Progradation of a mid-Cretaceous distributive fluvial system: The upper member of the Bima Formation, Northern Benue Trough, Nigeria

Kachalla Aliyuda*, John Howell

*Corresponding author for this work

Research output: Contribution to journalArticlepeer-review

3 Citations (Scopus)


Basin-wide analysis of an ancient distributive fluvial system (the upper Bima Formation) was carried out using field-based observation/measurement and ‘photo-realistic’ virtual outcrop data from 19 locations with good exposure of the upper Bima Formation in the Northern Benue Trough. The goal of this study is to provide an assessment of the spatial distribution of both vertical and lateral trends within the upper Bima distributive fluvial system. Vertical and lateral variations of the different facies of the formation were assessed quantitatively; this includes the analysis of the vertical and lateral distribution of proximal, medial and distal facies, the thickness and widths of channel fill deposits, grain-size variation and the proportion of floodplain to channel fill deposits across the 19 locations in the basin. Trends observed across the sections indicate a progradation of the mega-fan. The facies tracts preserved within the different portions of the distributive fluvial system vary. In the proximal part, in Lamurde, Tashan Alaji, Ture and Tula, the sections show only medial passing up to proximal facies. The distal lacustrine facies at the base of the section are absent. In the medial part of the system at Hinna, the successions preserve distal passing upward into medial facies. The gradual lateral transition from proximal to medial to distal facies, upward decrease in floodplain to channel fill deposits, upward increase in channel fill thicknesses and widths, all suggest that the Bima system is a prograding distributive fluvial system.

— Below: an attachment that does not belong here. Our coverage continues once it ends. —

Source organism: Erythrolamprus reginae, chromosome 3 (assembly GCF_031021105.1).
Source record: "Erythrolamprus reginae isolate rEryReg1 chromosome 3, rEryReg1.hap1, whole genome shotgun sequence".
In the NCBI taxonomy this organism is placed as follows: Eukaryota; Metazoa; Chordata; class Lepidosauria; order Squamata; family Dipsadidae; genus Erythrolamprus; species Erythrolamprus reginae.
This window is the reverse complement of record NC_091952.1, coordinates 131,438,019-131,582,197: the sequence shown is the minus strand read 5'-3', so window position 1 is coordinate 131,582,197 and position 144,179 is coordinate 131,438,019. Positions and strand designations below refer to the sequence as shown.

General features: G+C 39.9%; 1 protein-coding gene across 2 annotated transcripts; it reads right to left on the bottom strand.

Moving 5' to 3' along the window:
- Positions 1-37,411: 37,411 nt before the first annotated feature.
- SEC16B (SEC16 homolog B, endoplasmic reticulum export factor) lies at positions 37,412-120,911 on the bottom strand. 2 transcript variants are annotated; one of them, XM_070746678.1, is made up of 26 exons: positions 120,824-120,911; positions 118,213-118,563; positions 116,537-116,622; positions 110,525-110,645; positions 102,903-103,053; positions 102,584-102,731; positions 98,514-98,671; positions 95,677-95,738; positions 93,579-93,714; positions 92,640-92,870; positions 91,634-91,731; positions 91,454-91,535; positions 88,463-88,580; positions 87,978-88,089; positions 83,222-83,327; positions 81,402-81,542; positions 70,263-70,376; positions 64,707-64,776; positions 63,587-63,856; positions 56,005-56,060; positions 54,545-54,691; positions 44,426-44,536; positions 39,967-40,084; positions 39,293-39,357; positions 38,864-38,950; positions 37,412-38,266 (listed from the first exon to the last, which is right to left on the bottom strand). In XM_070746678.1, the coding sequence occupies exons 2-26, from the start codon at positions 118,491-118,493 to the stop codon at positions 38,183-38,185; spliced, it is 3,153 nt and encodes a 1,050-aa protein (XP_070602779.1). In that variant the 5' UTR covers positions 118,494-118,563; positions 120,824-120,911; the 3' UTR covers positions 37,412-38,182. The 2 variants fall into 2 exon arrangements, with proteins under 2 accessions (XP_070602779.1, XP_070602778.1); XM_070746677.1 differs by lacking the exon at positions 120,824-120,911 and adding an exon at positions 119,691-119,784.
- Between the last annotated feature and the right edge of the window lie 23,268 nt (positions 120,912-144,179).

Original languageEnglish
Pages (from-to)1861-1876
Number of pages16
Issue number5
Early online date1 Feb 2021
Publication statusPublished - Aug 2021

Bibliographical note

Funding Information:
We are grateful to SAFARI 3 and to AAPG grant‐in‐Aids for providing the financial support (Safari Grant No. RG13517‐10) to carry out fieldwork and for providing LIME interpretation for this study. We would like to thank the Associate Editor Gonzalo Veiga and the reviewers Gary Nichols, Jianquiao Wang and Mauricio G. M. Santos for constructive observations.


  • Ancient distributive fluvial system
  • Bima Formation
  • progradation


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